Although my family’s rancher was built out of the same T1-11 siding my father used to build his storage barns, and the wallpaper, paint, and plumbing fixtures previous donations to Springcreek Christian Camp, it was a luxurious mansion in comparison to our former home: a 500 square foot Civil War-era slave quarters (a setting used in my Southern novel-in-progress).
Once Father completed our rancher and we gratefully moved out of that cramped, Brown Recluse infested dwelling, my best friend Misty and I decided to take advantage of our snazzy bathroom -- which wasn’t converted from a narrow closet like before -- by dumping my brother Joshua’s stash of snapping turtles into the filled, claw-foot tub. Donning our bathing suits, Misty and I then splashed into our homemade aquarium with the prehistoric-looking creatures in their ribbed, quarter-sized shells and acted as if we were oceanic Columbuses exploring an underwater world.
But our marine biologist beginning abruptly ended when my mother went to the Gorham McBane Public Library to research our new recreation and discovered Salmonella Poisoning. Apparently it could be transferred through uncooked chicken, unpasteurized milk, peanut butter, pistachios, and turtle bacteria; but not, oddly enough, through salmon. Misty and I weren’t the only ones whose future careers suffered from this Salmonella finding. My brother Joshua’s entrepreneurial activity, selling baby snappers at South Haven Christian School, also screeched to a halt.
Shortly thereafter, Joshua’s now worthless turtles were released along the camp’s pond edge where, months before, we’d found them crawling from their soft white shells. All seemed fine and dandy until the snappers grew so large their heads were the size of Father’s fists, and they sought their revenge by ripping off the paddling feet of our neighbor’s swans. The neighbor, Gwen, a normally peace-loving pacifist, took one look at all those silky feathers floating on the surface of the water and employed Joshua to shoot his previous pets for $10.00 a head. That summer he made far more money accumulating their corpses then he ever did selling their quarter-sized siblings for 50 cents a piece.
It might just be my childhood nostalgia rising or genuine reptilian interest, but on one of my walks this week I found the tiniest box turtle I’ve ever seen in my life, and within seconds I was just as excited as that little kid swimming in her homemade aquarium. The box turtle fit in the palm of my hand, and the palm of my hand is not very big. He must’ve been hit by a car, for the corner of his shell was slightly cracked; but the box turtle was still moving, and the hinge of his shell pulled over his head whenever I tried to poke my finger inside it. So I safely escorting my new buddy -- aptly named Joel for one of my introverted characters -- off the road and carried him for a mile and a half back to our land. It was dark by the time I arrived at the gate, and I was waiting for my husband who was archery hunting for venison (sorry, y’all, this is not some PETA post) to walk out of the woods.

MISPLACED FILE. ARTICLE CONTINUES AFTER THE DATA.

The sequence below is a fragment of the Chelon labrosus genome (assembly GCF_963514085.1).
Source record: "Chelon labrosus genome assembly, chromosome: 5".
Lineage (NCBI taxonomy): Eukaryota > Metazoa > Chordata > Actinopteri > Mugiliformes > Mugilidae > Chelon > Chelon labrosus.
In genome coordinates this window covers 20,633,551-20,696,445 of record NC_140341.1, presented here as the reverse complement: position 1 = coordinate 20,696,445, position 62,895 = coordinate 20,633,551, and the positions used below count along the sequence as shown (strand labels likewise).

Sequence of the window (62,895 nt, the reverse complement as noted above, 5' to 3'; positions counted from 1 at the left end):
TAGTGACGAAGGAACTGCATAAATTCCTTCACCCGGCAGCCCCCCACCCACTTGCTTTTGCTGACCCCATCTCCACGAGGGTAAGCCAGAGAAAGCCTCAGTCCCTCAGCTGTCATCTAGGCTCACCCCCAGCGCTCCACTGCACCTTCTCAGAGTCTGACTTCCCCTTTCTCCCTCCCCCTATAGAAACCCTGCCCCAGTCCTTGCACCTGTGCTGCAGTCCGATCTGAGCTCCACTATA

In our Jeep, I set the box turtle on the dashboard and waited to see if he would poke his head out or move around. He didn’t. I then thought that perhaps the mile and a half journey back to our land, although I’d been very careful not to jostle the turtle’s cracked shell, had killed him. Deciding a bumpy 30 minute car ride would certainly finish Joel off if my walk hadn't "done the trick," I carried the turtle over to the telephone pole and dug a hole in the dirt to protect him from the brisk fall air (right here’s where my Mohican-man husband would roll his eyes).
This afternoon I went for another walk and stopped by that third telephone pole on my way out our lane. Peering down into the dirt, I was as shocked to see the box turtle missing as Mary Magdalene must’ve been when she entered that empty tomb. I dug into the dirt to make sure Joel hadn’t somehow gotten covered by it, and walked around the grasses surrounding the area, but unless some creature had ambled by and decided a palm-sized box turtle would make a perfect midnight snack, Joel must’ve resurrected himself and inched off.
Who knows where that rascal is now, but if you ever come across a box turtle with a corner of its shell slightly cracked, just know that’s my good ol’ introverted buddy, Joel, and kindly remind him that he ought not run off with any fast-moving hares, for his place is out here on Rocky Springs Road, where he pretty much owes a young woman every year in his reptilian life.
Images can be found at the marvelous the Marvelous in nature by Seabrooke Leckie.